Reaction: MXGP in 2019

A look ahead to the new season

· 4 min read
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The final round of the FIM Motocross World Championship concluded a little over two weeks ago and some are still basking in the success that they have experienced over the previous six months, whilst others have an eye on the upcoming term. The fact that the calendar for the new season was updated earlier today has put even more emphasis on the latter.

It is fairly typical for the second version of the Grand Prix schedule, which is always sent out at this point in the year, to feature significant changes and this one is really no different. What is the greatest change that has been made? The location of the first round is still unknown, which is a slight surprise, but it still seems as though kicking things off in the Middle East is the goal. There were a handful of sceptics who presumed that idea would not materialise and then the series would start in Argentina again, before returning to the traditional circuits in Europe. Things have gone the opposite way though.

Jeffrey Herlings will enter the new year as the defending MXGP champ (KTM Images/Ray Archer)

Argentina is no longer a part of the FIM Motocross World Championship, which most are distraught about. It was extremely unlikely that Neuquen was going to return anyway, because that rumour had been floating around for a while now, and instead it sounded like those in positions of power were searching for a venue closer to Buenos Aires. A solution was not reached and therefore it seems South America will not be visited at all in the new year. It would not be surprising to see the nation return in the future though, as it was so successful and welcomed by fans and industry members alike. For now, however, it seems there will no round in the Americas. The new term will mark the first time that has happened in eleven years.

The rounds that follow are fairly normal, except for the fact that the Grand Prix of Great Britain will be run a lot earlier than usual. That is old news at this point though and has been analysed way more than it needs to be. It is most intriguing that there will still a ten-day gap between the two Chinese races, Hong Kong and Shanghai, as most are still unsure of how to tackle the extended break. It is likely that most will either make their way back to Europe in order to spend a handful of days on the bike or even travel to an exotic location that would make it easier to do some on-bike training. It is almost unheard of for a rider to spend ten days off of the bike and then head straight into a high-profile event.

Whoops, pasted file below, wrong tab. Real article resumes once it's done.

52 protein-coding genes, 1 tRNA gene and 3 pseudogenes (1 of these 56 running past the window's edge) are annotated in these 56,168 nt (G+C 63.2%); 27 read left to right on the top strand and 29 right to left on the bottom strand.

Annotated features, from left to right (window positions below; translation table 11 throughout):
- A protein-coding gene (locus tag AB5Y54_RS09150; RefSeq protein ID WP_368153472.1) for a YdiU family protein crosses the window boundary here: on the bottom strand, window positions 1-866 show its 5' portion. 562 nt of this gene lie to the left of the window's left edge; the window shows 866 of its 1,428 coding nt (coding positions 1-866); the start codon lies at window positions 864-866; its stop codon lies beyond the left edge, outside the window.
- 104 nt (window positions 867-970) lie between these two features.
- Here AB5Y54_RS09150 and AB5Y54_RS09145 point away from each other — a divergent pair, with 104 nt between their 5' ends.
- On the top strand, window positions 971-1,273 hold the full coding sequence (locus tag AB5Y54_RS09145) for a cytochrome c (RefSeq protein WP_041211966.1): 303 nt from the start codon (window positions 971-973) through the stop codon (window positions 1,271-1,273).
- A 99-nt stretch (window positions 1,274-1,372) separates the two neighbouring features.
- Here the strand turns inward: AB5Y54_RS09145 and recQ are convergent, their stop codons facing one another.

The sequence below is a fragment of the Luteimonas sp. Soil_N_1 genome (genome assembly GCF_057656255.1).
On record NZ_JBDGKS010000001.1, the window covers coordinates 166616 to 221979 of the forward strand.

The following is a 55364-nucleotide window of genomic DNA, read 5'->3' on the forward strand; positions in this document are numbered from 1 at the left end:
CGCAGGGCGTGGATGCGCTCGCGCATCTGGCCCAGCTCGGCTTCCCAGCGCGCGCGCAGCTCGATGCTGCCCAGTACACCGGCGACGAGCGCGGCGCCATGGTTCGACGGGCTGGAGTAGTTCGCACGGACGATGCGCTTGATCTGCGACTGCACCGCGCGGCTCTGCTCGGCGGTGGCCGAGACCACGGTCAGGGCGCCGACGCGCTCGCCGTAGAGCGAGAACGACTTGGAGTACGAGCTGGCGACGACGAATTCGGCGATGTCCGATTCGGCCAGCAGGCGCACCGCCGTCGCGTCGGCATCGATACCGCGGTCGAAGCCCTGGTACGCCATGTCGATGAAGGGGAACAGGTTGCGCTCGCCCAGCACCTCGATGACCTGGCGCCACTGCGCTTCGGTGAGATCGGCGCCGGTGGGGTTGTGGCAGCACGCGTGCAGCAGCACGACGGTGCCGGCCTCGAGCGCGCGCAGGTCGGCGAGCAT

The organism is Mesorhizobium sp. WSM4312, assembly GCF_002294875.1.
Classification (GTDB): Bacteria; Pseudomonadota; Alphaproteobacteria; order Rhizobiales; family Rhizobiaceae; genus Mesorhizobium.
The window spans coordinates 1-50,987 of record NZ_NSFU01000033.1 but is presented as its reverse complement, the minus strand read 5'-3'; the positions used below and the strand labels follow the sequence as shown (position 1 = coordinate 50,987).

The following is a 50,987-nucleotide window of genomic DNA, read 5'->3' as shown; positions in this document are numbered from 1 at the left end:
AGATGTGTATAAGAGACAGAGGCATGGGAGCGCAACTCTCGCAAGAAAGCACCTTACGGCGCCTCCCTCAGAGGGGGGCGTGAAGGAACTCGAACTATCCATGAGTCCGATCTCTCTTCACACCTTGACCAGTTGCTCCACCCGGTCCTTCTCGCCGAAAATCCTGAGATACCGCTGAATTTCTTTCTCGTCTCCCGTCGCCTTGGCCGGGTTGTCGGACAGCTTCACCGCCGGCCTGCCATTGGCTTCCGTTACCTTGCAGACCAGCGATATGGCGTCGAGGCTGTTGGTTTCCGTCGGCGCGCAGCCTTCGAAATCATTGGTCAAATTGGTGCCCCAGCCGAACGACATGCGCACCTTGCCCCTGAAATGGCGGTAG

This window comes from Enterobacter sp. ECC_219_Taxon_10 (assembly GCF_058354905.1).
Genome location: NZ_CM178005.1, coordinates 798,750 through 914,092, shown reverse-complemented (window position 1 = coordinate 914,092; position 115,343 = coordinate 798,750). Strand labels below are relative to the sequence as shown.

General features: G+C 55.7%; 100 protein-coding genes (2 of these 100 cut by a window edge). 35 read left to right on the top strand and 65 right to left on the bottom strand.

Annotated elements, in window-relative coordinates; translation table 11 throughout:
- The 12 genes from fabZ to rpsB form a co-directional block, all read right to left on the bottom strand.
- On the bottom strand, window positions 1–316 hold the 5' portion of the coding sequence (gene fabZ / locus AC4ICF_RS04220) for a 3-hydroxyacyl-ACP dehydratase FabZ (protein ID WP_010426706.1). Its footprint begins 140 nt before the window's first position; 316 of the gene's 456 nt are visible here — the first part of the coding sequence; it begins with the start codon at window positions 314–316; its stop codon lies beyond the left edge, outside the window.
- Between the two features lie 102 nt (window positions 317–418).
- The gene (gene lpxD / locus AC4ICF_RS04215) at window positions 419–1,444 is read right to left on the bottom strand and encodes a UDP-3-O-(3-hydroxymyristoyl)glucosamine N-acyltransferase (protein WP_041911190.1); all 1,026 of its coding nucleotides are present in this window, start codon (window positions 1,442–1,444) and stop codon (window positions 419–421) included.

The Grand Prix of Lombardia will follow the Chinese stint and therefore occupy a date much earlier than it typically does. It also means that two of the first seven events will be run in Italy or, even more surprisingly, there will be two Italian rounds within five weeks. There will be around three hours between the races too, so for the most part they will be trying to attract similar fans. The track that will play host to the Grand Prix of Lombardia is still unconfirmed. One would presume that both Ottobiano and Mantova are in the running, because those tracks have filled the berth in recent years. Perhaps Youthstream have a trick up their sleeve though?

Jorge Prado will enter the new season as the defending MX2 champion (KTM Images/Ray Archer)

There are other minor changes: Events in Latvia, Germany, Russia, Portugal and France have changed dates. There is nothing too drastic though, aside from the fact that the Portuguese Grand Prix has been moved forward by four months, although it has left those in the industry scrambling to change the dates that they have booked hotels for. The only other significant change is that the Grand Prix of Sweden is back, following an absence of a single season. The Swedish event has become a difficult one to gauge in recent years, even though it has been a regular stop for so long, as questions about track preparation and funding have been raised. Perhaps this will be treated as a fresh start?

Although the riders may not rave about how great the Grand Prix of Sweden is, there is no doubt that it is a great one for spectators and fans of the series. Fans are desperate to see more old-school circuits on the schedule as opposed to man-made facilities, so this addition should tick a lot of boxes for those across the globe. It has always been about nailing down that right mix and it seems as though that has been achieved, seeing as the ratio has not altered much recently. There is going to be something for everyone next year.

Words: Lewis Phillips | Lead Image: Monster Energy Media/Ray Archer

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